Fears and Symbols: An Introduction to the Study of Western Civilization

By Elemér Hankiss | Go to book overview

CHAPTER FOUR
THE GARDEN OF EDEN

[The human being must] realize that, like a gipsy,
he lives on the boundaries of an alien world.

Jacques Monod, Chance and Necessity

THIS chapter describes people’s attempts to control their anxiety in this world by generating the hope, the belief, the illusion that they are at the center—perhaps even that they are the very center and purpose—of the universe. These attempts have played a major role in shaping the myths, religions, belief systems, arts, and ways of thinking of all human communities we know, and they are important motive forces in forming contemporary civilization. The symbolism of the center, of paradise, and of the garden is discussed in detail.


THE MYTH OF THE CENTER

On the Periphery

Western civilization has always struggled to maintain the conviction, belief, or illusion that it is at the center of the universe, even that it is the very center, the purpose, the meaning of the universe. In all likelihood, this aspiration was present in most civilizations, but Western civilization seems to have been the most successful in developing this myth of centrality. Throughout the centuries this has been one of the most powerful shields against the terror of having to live in an alien world at the mercy of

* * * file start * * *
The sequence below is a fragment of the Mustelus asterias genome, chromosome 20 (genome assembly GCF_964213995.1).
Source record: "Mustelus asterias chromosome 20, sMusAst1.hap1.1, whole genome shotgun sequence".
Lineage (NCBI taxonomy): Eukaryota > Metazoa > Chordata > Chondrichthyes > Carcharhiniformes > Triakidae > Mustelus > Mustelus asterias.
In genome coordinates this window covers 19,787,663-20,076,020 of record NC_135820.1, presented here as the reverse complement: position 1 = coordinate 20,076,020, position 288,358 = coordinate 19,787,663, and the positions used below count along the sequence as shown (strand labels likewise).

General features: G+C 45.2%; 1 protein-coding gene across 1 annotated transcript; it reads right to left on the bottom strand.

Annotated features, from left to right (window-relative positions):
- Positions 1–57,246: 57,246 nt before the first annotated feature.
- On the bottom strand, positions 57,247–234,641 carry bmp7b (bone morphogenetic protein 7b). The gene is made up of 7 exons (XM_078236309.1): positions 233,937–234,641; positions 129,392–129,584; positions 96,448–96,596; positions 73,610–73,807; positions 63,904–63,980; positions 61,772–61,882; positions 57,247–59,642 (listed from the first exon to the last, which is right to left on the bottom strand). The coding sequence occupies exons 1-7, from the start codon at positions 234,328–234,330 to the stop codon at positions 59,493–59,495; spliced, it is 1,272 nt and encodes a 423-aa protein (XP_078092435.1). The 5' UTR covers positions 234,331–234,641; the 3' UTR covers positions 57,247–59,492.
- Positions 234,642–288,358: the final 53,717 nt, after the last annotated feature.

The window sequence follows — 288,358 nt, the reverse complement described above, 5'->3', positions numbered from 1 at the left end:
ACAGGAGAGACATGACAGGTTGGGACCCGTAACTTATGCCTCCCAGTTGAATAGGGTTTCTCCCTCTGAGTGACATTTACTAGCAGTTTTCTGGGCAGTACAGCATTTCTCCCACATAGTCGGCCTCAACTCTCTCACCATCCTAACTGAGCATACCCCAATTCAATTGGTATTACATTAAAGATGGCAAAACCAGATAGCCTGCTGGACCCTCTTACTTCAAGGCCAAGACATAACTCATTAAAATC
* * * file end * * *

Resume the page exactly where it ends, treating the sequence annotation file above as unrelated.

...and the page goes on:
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Fears and Symbols: An Introduction to the Study of Western Civilization
Table of contents

Table of contents

  • Title Page iii
  • Contents vii
  • Acknowledgements xv
  • Introduction 1
  • Chapter One - Fear and the Social Sciences 5
  • Chapter Two - The World of Symbols 47
  • Chapter Three - An Alien World? 69
  • Chapter Four - The Garden of Eden 91
  • Chapter Five - The Image of the World 113
  • Chapter Six - The Moral Universe 137
  • Chapter Seven - The World of Guilt 157
  • Chapter Eight - The Rational World 181
  • Chapter Nine - The World of Beauty 205
  • Chapter Ten - The World of Play 219
  • Chapter Eleven - The World of Jokes 245
  • Chapter Twelve - The World of Trivialities 261
  • Chapter Thirteen - Symbols and Civilization 275
  • Bibliography 283
  • Index 299
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